Published: June 09, 2021
Unified Endpoint Management Using Microsoft Intune
The shift from a physical to a remote workspace has meant that the till-recently anchored work desk is now mobile. Though each individual employee is working from a different location, yet all are connected virtually.
Seamlessly collaboration using mobile devices has become ubiquitous now. The enabling technology that has been constantly evolving in the background has made anytime-anywhere-anyplace work possible.
For enterprises this transition has come with its own set of challenges. Where IT departments used to earlier manage devices in a limited office environment, they now must grapple with managing multitude of devices remotely ensuring seamless operations while securing safety of devices and data.
Among the challenges is the diversity of the technology landscape. The sheer diversity in the network landscape and the variety of devices used is mindboggling.
The variation goes beyond a physically scattered user group to a range of devices in use adding to the complexities associated with managing multiple devices.
Employee devices vary – some are company given, some BYOD. While at work, they switch between devices – from laptops and desktops to smartphones, tablets, wearables and IoT devices. The OS too varies – from Android and iOS, to MacOS, Chrome OS and Windows 10.
Through it all, IT must ensure that the apps, documents, content, and data remain secure and ensure seamless omni channel access and operations. For this, enterprises depended on Mobile Device Management (MDM).
A basic MDM (Mobile Device Management) software focuses on management of devices. It manages user access to tasks and controls use of the devices. It also allows remote wiping of data in case device is lost or stolen. Security, inventory tracking and real time monitoring and reporting are key elements of an MDM. Mobile device management solutions provide all round safety and support to enterprises. Basic services include:
- Device safety with screen locks and passwords
- 2-factor authorization as a best practice
- Remote wiping out of corporate data when a device is lost or stolen
- Tracking mobile usage and trends
Advanced MDMs enable greater controls. These are – setting of password attributes to enhance security, restricted access to features such as device settings. These could be screen captures or wi-fi access restrictions.
Security and controls
Security is a key concern. MDM allow IT to have control over the mobile devices with the ability to remotely secure, track, lock, and encrypt messages. Monitoring of workplace device usage is also key feature. Remote control helps to avoid manual set up and controlling updates and troubleshooting.
According to a Ponemon Institute study, two-thirds of small and mid-sized businesses (SMBs) consider insecure mobile devices their most vulnerable endpoint, along with the Internet of Things (IoT). The report also found that 37 percent of SMB mobile devices had been affected by ransomware. There’s also the not insignificant risk of smartphones falling into the wrong hands —another study found that 4.3 percent of corporate-issued are lost each year.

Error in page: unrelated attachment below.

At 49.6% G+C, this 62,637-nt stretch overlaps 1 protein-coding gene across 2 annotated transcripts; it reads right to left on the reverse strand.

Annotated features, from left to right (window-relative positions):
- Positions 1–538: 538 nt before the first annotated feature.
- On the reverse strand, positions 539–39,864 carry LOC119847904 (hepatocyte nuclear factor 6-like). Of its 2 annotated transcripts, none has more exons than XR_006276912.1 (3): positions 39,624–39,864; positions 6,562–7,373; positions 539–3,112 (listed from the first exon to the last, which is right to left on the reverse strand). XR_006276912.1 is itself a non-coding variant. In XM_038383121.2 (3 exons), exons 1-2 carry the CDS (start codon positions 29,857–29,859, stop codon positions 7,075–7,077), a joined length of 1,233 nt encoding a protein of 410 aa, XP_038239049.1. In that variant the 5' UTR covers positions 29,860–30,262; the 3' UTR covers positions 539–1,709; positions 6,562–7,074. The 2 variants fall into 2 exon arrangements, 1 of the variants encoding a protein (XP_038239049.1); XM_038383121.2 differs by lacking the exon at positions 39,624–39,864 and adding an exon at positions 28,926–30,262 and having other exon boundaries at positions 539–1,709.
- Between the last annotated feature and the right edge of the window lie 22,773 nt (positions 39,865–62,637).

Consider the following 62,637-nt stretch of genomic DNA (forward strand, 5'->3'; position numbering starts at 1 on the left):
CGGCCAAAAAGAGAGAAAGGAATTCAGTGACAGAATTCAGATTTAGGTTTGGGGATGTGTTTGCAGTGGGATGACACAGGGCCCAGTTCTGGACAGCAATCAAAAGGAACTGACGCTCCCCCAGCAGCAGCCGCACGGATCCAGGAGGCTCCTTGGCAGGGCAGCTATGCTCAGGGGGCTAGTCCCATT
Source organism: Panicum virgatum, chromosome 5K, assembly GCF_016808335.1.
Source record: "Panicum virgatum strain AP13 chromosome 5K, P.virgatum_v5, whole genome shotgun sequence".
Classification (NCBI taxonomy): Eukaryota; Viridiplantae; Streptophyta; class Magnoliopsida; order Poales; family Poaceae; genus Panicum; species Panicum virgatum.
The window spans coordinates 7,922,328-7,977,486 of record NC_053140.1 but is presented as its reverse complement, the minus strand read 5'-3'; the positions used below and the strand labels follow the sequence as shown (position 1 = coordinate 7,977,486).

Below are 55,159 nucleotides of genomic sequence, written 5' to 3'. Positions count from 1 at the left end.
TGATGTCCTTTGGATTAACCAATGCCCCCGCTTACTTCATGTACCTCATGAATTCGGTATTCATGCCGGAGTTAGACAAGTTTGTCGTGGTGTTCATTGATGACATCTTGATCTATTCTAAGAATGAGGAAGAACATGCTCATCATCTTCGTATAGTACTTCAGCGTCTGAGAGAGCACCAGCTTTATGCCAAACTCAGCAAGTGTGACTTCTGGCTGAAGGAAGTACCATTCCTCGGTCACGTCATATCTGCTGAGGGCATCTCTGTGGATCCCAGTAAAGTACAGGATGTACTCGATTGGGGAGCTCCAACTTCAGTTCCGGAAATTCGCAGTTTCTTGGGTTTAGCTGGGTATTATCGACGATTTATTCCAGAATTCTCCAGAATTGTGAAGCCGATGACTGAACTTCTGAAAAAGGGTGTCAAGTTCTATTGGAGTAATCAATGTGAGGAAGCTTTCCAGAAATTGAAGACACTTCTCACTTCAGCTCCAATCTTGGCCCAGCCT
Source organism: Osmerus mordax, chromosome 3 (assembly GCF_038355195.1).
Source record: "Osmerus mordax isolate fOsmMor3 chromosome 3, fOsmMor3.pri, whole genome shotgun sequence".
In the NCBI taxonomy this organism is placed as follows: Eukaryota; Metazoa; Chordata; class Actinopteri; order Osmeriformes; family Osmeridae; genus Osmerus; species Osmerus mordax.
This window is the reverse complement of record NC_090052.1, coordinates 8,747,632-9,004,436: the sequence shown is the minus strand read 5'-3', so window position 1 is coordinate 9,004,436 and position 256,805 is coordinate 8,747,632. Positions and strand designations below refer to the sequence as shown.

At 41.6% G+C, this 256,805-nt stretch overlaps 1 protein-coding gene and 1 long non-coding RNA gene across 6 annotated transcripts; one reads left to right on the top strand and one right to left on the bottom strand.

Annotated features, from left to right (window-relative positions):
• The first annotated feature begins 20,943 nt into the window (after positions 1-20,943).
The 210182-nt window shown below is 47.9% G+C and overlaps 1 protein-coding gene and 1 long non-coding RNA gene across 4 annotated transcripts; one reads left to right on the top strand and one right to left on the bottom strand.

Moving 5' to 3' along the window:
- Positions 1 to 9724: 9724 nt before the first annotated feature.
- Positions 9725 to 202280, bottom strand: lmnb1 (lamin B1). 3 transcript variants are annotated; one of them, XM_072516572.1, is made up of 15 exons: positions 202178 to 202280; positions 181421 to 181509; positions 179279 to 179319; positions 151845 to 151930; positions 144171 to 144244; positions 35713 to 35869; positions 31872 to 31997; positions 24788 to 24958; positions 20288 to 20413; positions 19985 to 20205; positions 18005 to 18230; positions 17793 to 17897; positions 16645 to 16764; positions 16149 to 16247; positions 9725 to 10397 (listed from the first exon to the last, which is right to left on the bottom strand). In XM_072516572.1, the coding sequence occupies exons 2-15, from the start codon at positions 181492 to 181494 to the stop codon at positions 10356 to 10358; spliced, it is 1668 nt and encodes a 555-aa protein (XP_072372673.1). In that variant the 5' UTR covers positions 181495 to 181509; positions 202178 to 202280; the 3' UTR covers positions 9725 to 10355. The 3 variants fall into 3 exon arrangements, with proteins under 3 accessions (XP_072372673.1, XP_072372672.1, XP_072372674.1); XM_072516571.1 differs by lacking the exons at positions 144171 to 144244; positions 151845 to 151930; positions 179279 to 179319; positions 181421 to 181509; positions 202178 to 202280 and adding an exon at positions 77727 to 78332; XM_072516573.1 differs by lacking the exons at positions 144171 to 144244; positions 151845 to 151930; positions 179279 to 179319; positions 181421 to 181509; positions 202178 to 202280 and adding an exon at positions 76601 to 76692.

Sometimes users may report a device as stolen, lost, or misplaced. Since these contain confidential company data, this could lead to a data breach with potentially serious repercussions. In such cases, the MDM enables the IT administrator to remotely lock or disconnect the device and protect the data on it.
With a remote management console, set up and software updates are possible. MDM also makes it possible to push company apps without access to physical devices.
From MDM to UEM
Mobile Device Management (MDM) emerged from the need to manage devices. MDM covered device provisioning, grouping, location tracking, monitoring of device heath and ensuring device security.
The use of BYOD drove the need for mobile application management (MAM). This required application control to protect company data when a personal device was being used for official purposes. Additional requirements for content and information management, and policy compliance led to further evolution to Enterprise Mobility Management (EMM) which combined all these needs.
UEM is at the top of the hierarchy currently with the ability to manage all endpoints through a single EMM.
Microsoft Intune as a UEM
Of the many offerings in the market, Microsoft’s Intune is a popular unified endpoint management (UEM) solution. A UEM is an advanced form of MDM that combines management of both desktop and mobile devices work environment and has several additional features.
Microsoft’s unified endpoint management (UEM) solution, Intune manages both desktop and mobile devices. Microsoft Intune brings together its UEM and the System Center Configuration Manager (ConfigMgr) to create the Endpoint Manager. This makes it a single management interface to manage Windows devices. Intune comes with additional features such as Desktop Analytics and Device Management Admin Center (DMAC)
Microsoft Intune’s Endpoint Manager is a tool to manage all the multiple devices used by employees. It is more than just an MDM -with Mobile Application Management capabilities built into it.
Intune’s Endpoint manager console
- Allows remote onboarding of end users
- Supports identity management
- Wireless LAND management
- Operational analytics
- Asset Management
- Remotely provision, control and secure all devices from a single management console
Customers vouch for Microsoft Intune as the best device management platform for Microsoft centric environments. It ensures security through controlled access to data. At the same time, it is cost effective and provides flexibility while also supporting productivity.